Wednesday, 11 April 2012

WHEN THE CLOCK HALTS.

My name is Sparta, 89 and masculine, preferably the macho sex. Astonishingly I have been living with dementia for a decade, abruptly deteriorating fast after my 85th. I do embrace my dementia as self inflicted, coupled with the fact that the numerous head injuries and facial fixations I received as a result of direct punches through my adorable career as a boxer has affected my thinking fatally, hold on, I had always enjoyed my alcoholic lifestyle, I believe that life is short and I better celebrate mine before anyone else does after I'm gone. I've always managed to stay ahead of people's plans, adjustment policies is all I've lived upon and never bothered a bit about what other people say. All that I had to do with the outside world is the visits I receive through the local agency, a company providing domiciliary care for the borough, believe me when I go nuts these CARERS dare not mess around my haven. I don't know why but I once booked an ambulance ride to A&E for one of my CARERS that I knocked unconscious. I think I plunge into my end quicker not because of my too often binge sprees of alcohol but due to my wife eloping with my money as she was too scared by my dementia and Parkinson's infectious acquisitions, bless her, else she could have inherit an early dark world of six feet.
Now after all my heroics and assertions I found myself on a hospital stretcher and not just properly stretched but shaken, like seeing myself on the other side in a few minutes to come, with my clock ticking to a halt. How did I get here and what on earth I'm laying so low for, really I would never leave my premises and the only times I could, certainly would have been taking those transient rides with the police to the hospitals or for a four sided enclosure they assumed for correction. Since I lost my parents, anxiety and depression has coiled me deep into myself, I lived through negligence and injuries of bone fracturing instances. On top of my glorious life I lie motionless with the beauty of it not knowing why, all that I know is the feeling of true lifelessness, if my eyes are open then I can confirm my temporal blindness, the fact I do not bother because I could hear though perceiving through my only remaining sense, all other organs might have shut themselves automatically but my ears, I knew that it was too late to admit that I admit my fear.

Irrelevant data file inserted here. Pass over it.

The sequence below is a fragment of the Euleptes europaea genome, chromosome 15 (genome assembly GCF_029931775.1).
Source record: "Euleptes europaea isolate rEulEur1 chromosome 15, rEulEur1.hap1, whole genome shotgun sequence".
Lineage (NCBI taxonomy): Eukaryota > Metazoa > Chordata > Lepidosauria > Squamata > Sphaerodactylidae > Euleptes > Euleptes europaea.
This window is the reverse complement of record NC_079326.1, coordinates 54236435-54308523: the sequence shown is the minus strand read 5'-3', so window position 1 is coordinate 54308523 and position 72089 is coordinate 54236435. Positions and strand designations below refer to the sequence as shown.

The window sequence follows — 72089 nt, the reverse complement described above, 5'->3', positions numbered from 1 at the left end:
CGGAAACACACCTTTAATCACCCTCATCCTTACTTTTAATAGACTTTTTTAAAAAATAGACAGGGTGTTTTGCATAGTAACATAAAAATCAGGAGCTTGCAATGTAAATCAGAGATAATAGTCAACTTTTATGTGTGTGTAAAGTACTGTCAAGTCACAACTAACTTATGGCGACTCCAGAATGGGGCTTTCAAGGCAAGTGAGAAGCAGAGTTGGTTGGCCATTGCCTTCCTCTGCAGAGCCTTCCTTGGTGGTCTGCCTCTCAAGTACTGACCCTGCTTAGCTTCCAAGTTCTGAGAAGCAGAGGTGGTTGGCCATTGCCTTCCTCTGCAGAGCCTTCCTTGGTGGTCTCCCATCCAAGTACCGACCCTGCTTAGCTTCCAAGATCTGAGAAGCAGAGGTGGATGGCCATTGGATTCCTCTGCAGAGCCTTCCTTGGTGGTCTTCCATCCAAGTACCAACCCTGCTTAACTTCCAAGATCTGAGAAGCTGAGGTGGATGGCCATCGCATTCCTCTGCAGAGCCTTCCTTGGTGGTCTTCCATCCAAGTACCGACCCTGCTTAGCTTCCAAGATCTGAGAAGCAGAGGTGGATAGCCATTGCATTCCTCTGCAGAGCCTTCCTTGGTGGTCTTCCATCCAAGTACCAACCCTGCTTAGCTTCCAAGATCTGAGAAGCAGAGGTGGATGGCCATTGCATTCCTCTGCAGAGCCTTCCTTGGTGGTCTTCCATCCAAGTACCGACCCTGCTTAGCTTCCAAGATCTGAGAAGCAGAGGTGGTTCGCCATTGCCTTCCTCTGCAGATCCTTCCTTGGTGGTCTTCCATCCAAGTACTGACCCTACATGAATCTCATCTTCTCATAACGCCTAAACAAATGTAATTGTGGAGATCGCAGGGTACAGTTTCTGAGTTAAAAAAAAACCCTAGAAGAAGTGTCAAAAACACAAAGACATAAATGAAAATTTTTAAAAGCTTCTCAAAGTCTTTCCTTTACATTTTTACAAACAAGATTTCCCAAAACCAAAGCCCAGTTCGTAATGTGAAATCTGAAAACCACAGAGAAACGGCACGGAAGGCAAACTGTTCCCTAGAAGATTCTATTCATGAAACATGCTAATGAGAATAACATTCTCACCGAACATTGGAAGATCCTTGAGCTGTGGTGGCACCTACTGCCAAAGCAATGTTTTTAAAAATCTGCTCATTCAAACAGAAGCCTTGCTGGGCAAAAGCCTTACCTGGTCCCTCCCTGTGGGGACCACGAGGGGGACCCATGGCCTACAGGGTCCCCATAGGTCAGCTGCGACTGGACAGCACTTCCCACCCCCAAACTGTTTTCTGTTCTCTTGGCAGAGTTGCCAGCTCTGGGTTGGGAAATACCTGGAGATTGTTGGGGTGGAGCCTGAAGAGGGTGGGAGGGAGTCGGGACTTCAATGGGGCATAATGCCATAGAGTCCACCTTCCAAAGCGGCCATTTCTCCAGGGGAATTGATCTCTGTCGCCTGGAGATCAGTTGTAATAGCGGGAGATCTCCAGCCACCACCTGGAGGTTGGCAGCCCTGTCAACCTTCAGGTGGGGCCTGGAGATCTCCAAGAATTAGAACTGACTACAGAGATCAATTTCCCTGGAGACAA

Fear not because hope just sprung out of nowhere, again I was hearing a possibility of surviving a knockout punch this time delivered with a sharp pain through the deepest of my heart. I just thought and it breaks a heart knowing there is a probability that I would not see the sun in it's jealous skies ever again, I felt just like a lifeless little chicken, why not, for the word rude and arrogant was just bread and butter in my youth but now I am not prettier than a mere piece of mutton rejected by a local abattoir.
Amazingly I heard one of the doctors said, "ask the carer", and after a while I could hear another doctor, "he had a heart attack and more or less now in a cardiac arrest condition", I thought of shut up I have been here before. Then suddenly I heard, "you need to give us permission to continue or stop". I could not believe my life was right in the hands of a carer, all he has to say is no or yes to my resuscitation. That was the moment I had no family nor next of kin, all I allowed into my aged world was CARERS and had proved judgemental.